Are Alcoholics Anonymous Meetings Really That Good?
Alcoholics Anonymous (AA) was an idea created by Dr. Bob Smith and Bill Wilson in 1935. The well-known 12 steps only came about in 1946 to help its members to better deal with outside influences and triggers. Since then, it has helped thousands of people in the United States and around the world through the Alcoholics Anonymous meetings.
But does AA work for everyone? Are Alcoholics Anonymous effective for addiction management? According to a 16-year study that compared to abstinence of people in AA and those who didn’t receive any treatment, 67 percent of the people who did AA were still sober after a follow-up. Conversely, only 34 percent of people who didn’t use AA remained sober. In this article, we will take a deeper look at what AA is, what the steps are, who it’s designed for and the best way to incorporate it into your recovery.
What is AA?
AA is best described as a mutual aid fellowship whereby members help and support each other through the 12 steps of recovery, as put forth in the program guidelines. Its ultimate purpose is to help alcoholics stay sober in the long-term. The program doesn’t directly associate with any other organization and members can remain completely anonymous.
A person who takes part in Alcoholics Anonymous meetings will instantly notice that the program’s roots are in the realm of spiritualism – specifically Christianity. The core beliefs of the program are that only through a higher power, such as God, can you achieve sobriety and that substance abuse originates from the absence of spiritualism – the empty hole inside of addicts cannot be fixed with alcohol, only through God. This is achieved through members assisting each other more so than through professional assistance, although some Alcoholics Anonymous meetings have professionals present.
What Are the 12 Steps?
The 12 steps are designed to guide an alcoholic through their recovery. Each step serves a purpose in the evolution that the addict goes through. Once at the final step has been reached, then what they learned can be passed on to another alcoholic just starting out in the Alcoholics Anonymous meetings.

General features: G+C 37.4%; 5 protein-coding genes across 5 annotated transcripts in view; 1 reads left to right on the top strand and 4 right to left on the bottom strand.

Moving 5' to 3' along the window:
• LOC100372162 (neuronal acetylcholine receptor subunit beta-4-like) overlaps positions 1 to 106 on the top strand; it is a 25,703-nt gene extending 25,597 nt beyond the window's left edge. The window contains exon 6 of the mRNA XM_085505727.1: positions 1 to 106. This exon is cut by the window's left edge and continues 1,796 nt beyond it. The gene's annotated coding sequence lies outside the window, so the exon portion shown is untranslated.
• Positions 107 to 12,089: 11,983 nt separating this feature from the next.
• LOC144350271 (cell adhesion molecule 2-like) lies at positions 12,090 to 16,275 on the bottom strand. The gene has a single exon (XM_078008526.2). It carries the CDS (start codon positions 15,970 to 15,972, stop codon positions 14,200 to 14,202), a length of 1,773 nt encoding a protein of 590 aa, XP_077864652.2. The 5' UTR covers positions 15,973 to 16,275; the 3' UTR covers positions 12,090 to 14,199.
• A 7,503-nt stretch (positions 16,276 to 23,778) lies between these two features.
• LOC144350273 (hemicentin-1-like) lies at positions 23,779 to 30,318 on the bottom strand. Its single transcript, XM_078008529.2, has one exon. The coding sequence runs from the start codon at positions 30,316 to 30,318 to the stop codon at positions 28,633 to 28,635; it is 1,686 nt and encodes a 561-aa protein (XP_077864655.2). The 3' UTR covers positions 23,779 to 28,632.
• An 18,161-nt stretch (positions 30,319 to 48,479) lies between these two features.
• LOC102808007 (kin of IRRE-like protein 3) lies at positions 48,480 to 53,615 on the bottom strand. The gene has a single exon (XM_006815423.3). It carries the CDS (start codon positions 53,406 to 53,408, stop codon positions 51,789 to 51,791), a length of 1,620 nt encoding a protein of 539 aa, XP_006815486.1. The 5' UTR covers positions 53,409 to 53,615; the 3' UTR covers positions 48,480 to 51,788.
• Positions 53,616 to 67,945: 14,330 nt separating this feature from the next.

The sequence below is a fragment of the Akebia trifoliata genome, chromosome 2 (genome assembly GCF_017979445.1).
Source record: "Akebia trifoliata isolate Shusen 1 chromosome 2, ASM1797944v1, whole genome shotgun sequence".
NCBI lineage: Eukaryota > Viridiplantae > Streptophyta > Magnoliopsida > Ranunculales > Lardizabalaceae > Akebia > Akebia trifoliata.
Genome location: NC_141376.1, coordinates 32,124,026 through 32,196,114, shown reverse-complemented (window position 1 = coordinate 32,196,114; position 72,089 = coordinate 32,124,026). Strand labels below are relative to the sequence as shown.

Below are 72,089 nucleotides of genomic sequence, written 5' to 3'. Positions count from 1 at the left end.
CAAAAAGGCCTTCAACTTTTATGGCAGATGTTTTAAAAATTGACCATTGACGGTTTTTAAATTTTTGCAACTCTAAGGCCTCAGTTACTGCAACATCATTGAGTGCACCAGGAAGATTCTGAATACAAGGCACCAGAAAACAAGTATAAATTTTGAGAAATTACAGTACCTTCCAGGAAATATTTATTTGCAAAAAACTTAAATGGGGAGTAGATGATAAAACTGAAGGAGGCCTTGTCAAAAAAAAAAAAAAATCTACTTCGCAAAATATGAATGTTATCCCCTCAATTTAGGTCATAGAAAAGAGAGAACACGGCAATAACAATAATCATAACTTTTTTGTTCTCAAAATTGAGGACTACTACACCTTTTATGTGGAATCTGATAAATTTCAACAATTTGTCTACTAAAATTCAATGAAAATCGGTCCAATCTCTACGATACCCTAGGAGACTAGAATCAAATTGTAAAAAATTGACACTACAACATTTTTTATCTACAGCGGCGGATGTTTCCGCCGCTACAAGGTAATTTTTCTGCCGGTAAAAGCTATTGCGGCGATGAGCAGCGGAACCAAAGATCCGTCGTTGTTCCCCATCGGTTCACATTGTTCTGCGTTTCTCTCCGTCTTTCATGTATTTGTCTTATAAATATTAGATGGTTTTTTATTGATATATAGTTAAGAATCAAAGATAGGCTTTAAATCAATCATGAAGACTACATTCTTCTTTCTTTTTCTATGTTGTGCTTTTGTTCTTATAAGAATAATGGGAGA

The 12 steps are as follows:
- Admission of a problem that is out of your control.
- An understanding that only through a higher power can one get better.
- A decision to let a higher power take control of your life and the alcohol problem.
- Create an honest moral inventory of yourself.
- Admittance of the problems you have and the wrongs you did to a higher power and to another person.
- Open yourself up to a higher power to remove these flaws and defects.
- Ask a higher power to remove your shortcomings.
- Create a conclusive list of all the people who you wronged during alcoholism.
- Seek to make amends with people you wrong as long as it doesn’t cause them more harm.
- Carry on taking personal inventory and continue to seek amends.
- Through prayer and meditation, continue to connect with a higher power to ask for continued help and the power to carry out their will.
- Once spiritually awakened and attuned to God’s Will, help others through the 12 steps to improve your own resolve.
Does AA Work for Everyone?
Are Alcoholics Anonymous effective for everyone who tries it? The short answer is no. The complexity of addiction as a disease, as we understand it today, means that one way to treat all addictions is not possible. While the 12-step program may work wonders for some people, others may not be helped as much by it.
The main reason why some people don’t feel like Alcoholics Anonymous meetings will work for them is because of the major focus on Christianity. If a person is non-religious or perhaps believes in another religion, they may not find the teachings of AA palatable.
Furthermore, because there may be a mental disorder present along with the addiction, simply treating the addiction is not enough. In a case of co-occurring mental disorders, they often catalyze each other – if a person still had an untreated mental disorder, such as PTSD, then self-medication through substance abuse becomes a likely result.
Another reason why Alcoholics Anonymous meetings and the 12 steps might not work is when there have been multiple relapses after using the program. In such a case, returning to the program might not be as effective as turning to professionals for help.
The Best Way to Incorporate Alcoholics Anonymous
In general, rehab programs will achieve greater results in a wider range of people because rehab is able to adapt to individual needs and look beyond just treating an addiction with their whole-patient approach. However, there is nothing that says you can’t use both.
Due to the fact that mental disorders occur in almost 40 percent of addicts, a rehab program can address not only the addiction issue but the other mental disorder too, thus improving the effectiveness of treatment.
Additionally, the FDA has approved several medications that are highly effective ways to manage alcoholism, especially when combined with traditional treatment methods such as behavioral therapy. AA doesn’t provide these medications. In cases where there have been multiple relapses after a basic rehab program or through AA, the only thing that might help is using a medication such as antabuse that blocks the pleasing effects of alcohol.
As such, the best way to treat an addiction while also using AA is as follows:
- Go through a medical detox program to safely deal with the symptoms of withdrawal.
- Seek therapy and counseling from a professional.
- Create a relapse prevention plan that includes the use of AA support group meetings.
- Continue to follow your relapse prevention plan by going to regular meetings and using your relapse prevention skills that you learned in rehab.
AA Meetings Near Me
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